The Firehawks of Fraser Heights sure are good at badminton.
The Surrey squad won its fifth consecutive provincial high school championship in Richmond on June 2, giving it top spot over more than 120 teams that play the racket sport at B.C. schools.
This year, the Firehawks cut down Pinetree of Coquitlam by an impressive 10-1 score in the final.
It’s the eighth provincial medal for the Fraser Heights badminton team over the past nine years, and represents the school’s sixth ever provincial title, in any sport.
That’s right, badminton is the only sport in which Fraser Heights has soared to the top, provincially, since the school opened in 1999, according to David Dryden, who volunteers his time to coach at his former school.
He played on the school’s first ever badminton team, and Dryden is now in his 10th year as head coach there.
“After our championship performance last year, and with only three of our starting players graduating, we knew this year had the potential to be special,” Dryden said.
“Our boys were the top in B.C., but badminton is a co-ed sport, and our girls were going to have to work very hard to keep up with some of the top schools.”
In the true spirit of teamwork, he said, the boys volunteered time outside of practices to help mentor and train the girls.
“And after months of hard work, we prevailed one more time, sparring off tough competition from Steveston-London, who we hadn’t played since 2015 in provincial competition, and closing off Fraser Valley rival Pinetree with a brilliant performance of execution in the finals.
“This victory wouldn’t have been possible without the support of former-player-now-coach Jenna Wong,” Dryden added, “and the hard work displayed by all of the players exemplifying the true spirit of being a Firehawk.”
The 15-player Fraser Heights squad includes Daryl Yang, Sheldon Xu, Jasper Mai, Ian Chen, Derick Yuan, Daniel Yang, Ryan Liu, Daniel Kim, Lily Niu, Sarah Chung, Sophini Purewal, Christie Xu, Casey Xu, Samantha Hsu and Irene Liu.
In B.C., high school badminton is structured as a team sport played from March to June, with a best-of-11 format for each series.
“The sport is often perceived as being an individual one, and it is at the international level, mostly, but at the high school level here it’s set up as a team sport, comprised as a series of individual matches,” Dryden explained. “So when it’s a team vs school, it’s 11 matches. Five are boys, five are girls and one is mixed, one boy and one girl.”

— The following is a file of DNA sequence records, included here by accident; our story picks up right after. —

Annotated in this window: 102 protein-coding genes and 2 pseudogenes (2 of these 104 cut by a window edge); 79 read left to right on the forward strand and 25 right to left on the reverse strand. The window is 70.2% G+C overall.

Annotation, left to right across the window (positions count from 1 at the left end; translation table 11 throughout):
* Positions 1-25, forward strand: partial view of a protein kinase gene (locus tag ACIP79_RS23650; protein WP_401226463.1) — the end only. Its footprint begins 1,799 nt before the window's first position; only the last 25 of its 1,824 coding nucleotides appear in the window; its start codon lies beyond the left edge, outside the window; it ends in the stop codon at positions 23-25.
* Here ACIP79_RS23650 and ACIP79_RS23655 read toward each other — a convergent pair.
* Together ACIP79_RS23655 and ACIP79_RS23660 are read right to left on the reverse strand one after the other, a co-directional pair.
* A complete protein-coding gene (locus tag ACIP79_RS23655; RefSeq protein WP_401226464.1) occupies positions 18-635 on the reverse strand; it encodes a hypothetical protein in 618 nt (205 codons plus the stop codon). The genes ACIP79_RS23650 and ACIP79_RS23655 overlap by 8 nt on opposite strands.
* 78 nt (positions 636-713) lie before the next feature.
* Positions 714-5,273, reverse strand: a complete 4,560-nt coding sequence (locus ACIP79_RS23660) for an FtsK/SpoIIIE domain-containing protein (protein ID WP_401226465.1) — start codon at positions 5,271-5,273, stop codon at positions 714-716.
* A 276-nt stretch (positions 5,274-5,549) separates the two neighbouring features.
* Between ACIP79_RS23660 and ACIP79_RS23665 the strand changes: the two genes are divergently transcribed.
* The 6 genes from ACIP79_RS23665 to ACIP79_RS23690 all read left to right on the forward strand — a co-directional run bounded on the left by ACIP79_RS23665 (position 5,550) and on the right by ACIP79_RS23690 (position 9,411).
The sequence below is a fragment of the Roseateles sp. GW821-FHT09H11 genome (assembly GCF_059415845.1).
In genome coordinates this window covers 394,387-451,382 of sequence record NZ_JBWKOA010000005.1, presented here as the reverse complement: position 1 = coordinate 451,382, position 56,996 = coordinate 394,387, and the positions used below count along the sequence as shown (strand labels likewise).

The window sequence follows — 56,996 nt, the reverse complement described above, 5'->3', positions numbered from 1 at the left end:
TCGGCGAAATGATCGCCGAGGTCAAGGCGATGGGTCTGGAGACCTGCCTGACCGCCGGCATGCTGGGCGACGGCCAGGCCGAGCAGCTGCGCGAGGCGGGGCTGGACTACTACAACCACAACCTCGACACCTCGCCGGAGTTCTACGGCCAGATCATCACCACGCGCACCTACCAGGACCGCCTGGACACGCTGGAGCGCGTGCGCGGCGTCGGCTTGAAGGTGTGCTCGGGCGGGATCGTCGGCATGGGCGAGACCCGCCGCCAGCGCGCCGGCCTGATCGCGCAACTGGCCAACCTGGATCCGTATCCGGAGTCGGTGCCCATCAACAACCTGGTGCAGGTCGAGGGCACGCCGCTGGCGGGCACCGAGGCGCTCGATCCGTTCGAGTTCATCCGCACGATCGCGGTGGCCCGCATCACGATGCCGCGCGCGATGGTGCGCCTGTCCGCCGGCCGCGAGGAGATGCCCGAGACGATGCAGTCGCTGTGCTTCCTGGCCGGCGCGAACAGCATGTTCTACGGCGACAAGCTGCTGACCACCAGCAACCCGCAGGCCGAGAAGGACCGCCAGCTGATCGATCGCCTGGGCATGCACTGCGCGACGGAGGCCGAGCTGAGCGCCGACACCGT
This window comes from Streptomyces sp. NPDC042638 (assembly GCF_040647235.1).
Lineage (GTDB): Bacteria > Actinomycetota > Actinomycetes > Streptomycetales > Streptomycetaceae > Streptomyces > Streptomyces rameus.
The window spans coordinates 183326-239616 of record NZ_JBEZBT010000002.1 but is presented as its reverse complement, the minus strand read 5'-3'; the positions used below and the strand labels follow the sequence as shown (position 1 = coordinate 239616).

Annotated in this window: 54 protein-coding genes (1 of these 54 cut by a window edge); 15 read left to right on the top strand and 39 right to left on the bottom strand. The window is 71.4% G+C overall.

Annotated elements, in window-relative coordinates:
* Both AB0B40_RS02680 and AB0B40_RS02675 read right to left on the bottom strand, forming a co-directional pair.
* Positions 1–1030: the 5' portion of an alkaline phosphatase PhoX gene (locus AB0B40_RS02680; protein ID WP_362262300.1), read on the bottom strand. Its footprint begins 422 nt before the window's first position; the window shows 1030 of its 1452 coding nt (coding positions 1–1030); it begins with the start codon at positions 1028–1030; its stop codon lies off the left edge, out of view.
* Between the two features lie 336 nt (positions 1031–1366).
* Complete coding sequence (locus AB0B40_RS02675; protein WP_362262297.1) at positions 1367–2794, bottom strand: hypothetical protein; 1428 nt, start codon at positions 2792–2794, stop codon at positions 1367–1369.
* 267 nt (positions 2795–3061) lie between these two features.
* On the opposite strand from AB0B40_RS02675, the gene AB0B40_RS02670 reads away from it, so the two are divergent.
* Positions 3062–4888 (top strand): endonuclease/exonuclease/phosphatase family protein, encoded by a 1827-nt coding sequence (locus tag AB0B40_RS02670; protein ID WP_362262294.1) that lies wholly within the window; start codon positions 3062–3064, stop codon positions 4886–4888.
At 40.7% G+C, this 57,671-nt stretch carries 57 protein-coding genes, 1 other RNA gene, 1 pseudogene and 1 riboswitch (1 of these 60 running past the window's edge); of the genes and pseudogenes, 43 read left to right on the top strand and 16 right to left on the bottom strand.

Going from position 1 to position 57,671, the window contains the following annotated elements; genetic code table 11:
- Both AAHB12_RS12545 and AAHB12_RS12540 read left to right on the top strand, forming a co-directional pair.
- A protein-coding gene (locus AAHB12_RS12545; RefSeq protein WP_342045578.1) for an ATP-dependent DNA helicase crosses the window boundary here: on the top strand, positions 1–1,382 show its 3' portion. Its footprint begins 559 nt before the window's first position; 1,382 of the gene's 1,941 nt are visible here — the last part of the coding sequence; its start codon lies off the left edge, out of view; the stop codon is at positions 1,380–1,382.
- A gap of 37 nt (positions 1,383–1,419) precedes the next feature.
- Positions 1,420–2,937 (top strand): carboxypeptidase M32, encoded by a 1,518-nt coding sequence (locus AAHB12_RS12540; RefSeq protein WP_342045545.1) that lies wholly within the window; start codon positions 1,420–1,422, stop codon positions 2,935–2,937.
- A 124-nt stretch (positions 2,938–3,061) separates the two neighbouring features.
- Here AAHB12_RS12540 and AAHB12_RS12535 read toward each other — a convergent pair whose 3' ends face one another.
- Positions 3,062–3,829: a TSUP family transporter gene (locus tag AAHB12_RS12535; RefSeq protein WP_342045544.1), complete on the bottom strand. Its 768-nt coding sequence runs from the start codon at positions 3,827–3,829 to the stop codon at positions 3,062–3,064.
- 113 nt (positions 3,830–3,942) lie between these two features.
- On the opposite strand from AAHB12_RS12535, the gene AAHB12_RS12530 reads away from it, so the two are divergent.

In Richmond, the 16-team provincial tourney saw the Firehawks reach the final for the seventh straight year. The won it all for the first time in 2012, and lost the following year to rival St. George’s/Crofton House. Since then, however, it’s been all Fraser Heights.
During the 2018 provincial tourney, the team’s record was 39 wins and five losses, only a hair below the lofty 40-4 record of last year’s squad.
The semifinal, an 8-3 series win over Richmond’s Steveston/London squad, was the team’s toughest battle.
The final was a rematch of the Fraser Valley championship, and Fraser Heights prevails in what Dryden calls a demonstration of skill, confidence and momentum.
Tourney results are posted at bcschoolbadminton.com.
“It’s been a process,” he said, “and I’m passionate about the sport, and thankfully at this school we have a great group with a great work ethic, and it’s come from, you know, not making provincials for a couple years to medaling in our second ever provincial championships appearance and then winning it all in our fourth ever provincial appearance, back in 2012.”
Every year, the team sets the goal of making the provincial finals – not always an easy task, given the large Fraser Valley zone in which the squad plays.
“This zone has more than 34 school badminton teams,” Dryden noted, “so we come from the most competitive zone, and to even get into the provincial championships, so it’s been a really good experience for the kids to push themselves through the Fraser Valleys. Once they get to provincials, they’re a step ahead before they start competing against Vancouver and Richmond (school teams), etcetera.”
With another championship season in the books, the team will get going again next spring with Dryden as coach.
“When we have momentum like this, it’s hard to leave, especially when you spend a lot of time around the players and develop coaching relationships and they’ve worked so hard, you don’t want to leave during their grad year, their senior year. The work is never done.”